As private-sector companies that offer traditional pensions grow scarce, individuals are left to navigate retirement savings largely on their own, often turning to employer-sponsored 401(k) programs to help create a nest egg.

Those who don't can turn to Individual Retirement Accounts offered by many financial institutions. Whether people tap into programs through an employer or use other vehicles, what is important is taking that first step toward security, financial planners say.

"Saving something, even later in life, is far preferable to throwing up your hands and doing nothing," said David C. John, senior strategic policy adviser AARP Public Policy Institute. "Safe and steady is the best course."

But many people make two key mistakes when saving for retirement, John warned. People often get anxious and shift their funds around trying to take advantage of fluctuations in the market; and secondly, they simply don't save enough, he said.

"Individuals almost always make the wrong decision," he said. "By the time they notice that the stock market is going up, the stock has already risen to the highest point. So they're more likely to be in there at the point when the market tips and starts to go down."

And people should save about 10 percent of their earnings, or at least 5 percent to 6 percent, he recommended. Yet, Americans' typical savings are far lower, he said.

And many Americans simply aren't saving, in part because they don't have access to a retirement vehicle through their jobs.

"Without access at work, people are 15 times less likely to save," said Sarah Mysiewicz, a senior legislative representative in AARP's state financial security and consumer affairs group.

About 1 million people in Maryland lack access to retirement savings at work, Mysiewicz said. Only about 5 percent of those will go out and buy an IRA, she said.

Both company size and salary level are key factors in the availability of such retirement programs, she said.

Across the country, only one in seven small businesses — defined as having fewer than 100 employees — offer employees a way to save for retirement, Mysiewicz said. Most Americans work for such small companies. Consequently, only about one in two people nationally have access to retirement savings through work, she said.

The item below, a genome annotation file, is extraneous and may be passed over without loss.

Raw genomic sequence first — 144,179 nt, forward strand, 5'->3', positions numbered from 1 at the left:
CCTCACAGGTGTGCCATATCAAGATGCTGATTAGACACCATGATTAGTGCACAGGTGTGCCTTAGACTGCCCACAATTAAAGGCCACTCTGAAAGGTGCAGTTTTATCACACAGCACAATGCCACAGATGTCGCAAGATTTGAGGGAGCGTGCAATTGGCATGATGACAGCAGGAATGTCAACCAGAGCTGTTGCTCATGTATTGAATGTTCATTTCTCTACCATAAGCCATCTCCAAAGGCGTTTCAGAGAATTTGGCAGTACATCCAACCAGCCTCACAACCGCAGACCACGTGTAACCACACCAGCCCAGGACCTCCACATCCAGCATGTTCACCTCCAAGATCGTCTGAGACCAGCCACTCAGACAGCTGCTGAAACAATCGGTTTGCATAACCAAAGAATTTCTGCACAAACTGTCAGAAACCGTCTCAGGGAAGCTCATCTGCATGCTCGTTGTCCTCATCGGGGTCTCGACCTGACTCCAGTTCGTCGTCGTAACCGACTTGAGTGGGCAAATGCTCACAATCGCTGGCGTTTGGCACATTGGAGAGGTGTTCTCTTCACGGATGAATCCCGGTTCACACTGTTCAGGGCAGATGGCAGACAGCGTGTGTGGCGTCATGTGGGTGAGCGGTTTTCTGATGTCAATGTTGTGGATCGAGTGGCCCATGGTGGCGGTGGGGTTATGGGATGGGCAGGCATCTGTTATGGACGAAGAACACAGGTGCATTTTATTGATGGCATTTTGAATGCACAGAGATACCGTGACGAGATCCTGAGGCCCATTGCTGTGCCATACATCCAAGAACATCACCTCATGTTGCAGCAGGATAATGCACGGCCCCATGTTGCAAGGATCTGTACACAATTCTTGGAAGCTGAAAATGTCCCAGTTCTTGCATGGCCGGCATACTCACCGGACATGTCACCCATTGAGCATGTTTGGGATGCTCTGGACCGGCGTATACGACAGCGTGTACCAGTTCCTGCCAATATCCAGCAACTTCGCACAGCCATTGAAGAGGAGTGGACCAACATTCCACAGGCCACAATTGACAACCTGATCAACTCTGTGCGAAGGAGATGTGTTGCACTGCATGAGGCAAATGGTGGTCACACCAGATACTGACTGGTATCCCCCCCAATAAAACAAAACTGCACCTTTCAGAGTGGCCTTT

And the deck is stacked against people at the lower end of the salary scale. Only about 25 percent of those who earn less than $20,000 annually have such access, Mysiewicz says. Yet 75 percent of people who earn more than $80,000 have retirement savings programs available, she said.

Part of the challenge of owning a 401(k) or IRA is understanding the value of that money as an income stream, since statements can be complex to those untrained in finance.

"The 401(k) allowed employers to abdicate any responsibility for their employees upon retirement," said Eric D. Brotman, president and managing principal of Brotman Financial Group in Timonium.

He quips that employees are subject to something he dubs the "YOYO economy," standing for "you're on your own."

The AARP's experts and Brotman offer the following tips to people in managing a 401(k) or other retirement account:

•Save early and often. If you start saving in your 20s, you can contribute far less to have a financially secure retirement than if you're trying to catch up in your 40s or 50s. The earlier you start and the more you save, the more likely you are to be comfortable during retirement.

•Contribute at least up to the amount that your company will match. Taking advantage of the company match is like getting a free raise, so don't leave that money on the table.

•Investigate a potential employer before you accept a job so that you know whether it offers a 401(k) and what the company match is.

•Invest in a balanced portfolio. If investments are too conservative, you may save for a large number of years but the money is not going to grow significantly. If you invest in risky funds, you may lose your investment.

•Be careful when choosing funds to consider the fees and risks involved. A target date fund is a good bet because it adjusts funds automatically as the date they are needed approaches. Index Funds mirror the stock market, so their performance almost always equals or exceeds any actively traded fund, and typically they do so with fewer fees.

•Keep the big picture in mind. These investments should be evaluated across a couple of decades rather than in the short term.

•Remember that 401(k) funds will be taxed eventually.

•Consider using 401(k) or IRA funds to postpone tapping into your Social Security benefits for as long as possible. The value of Social Security payments increases the longer one puts off taking them.

Then kick back and enjoy retirement.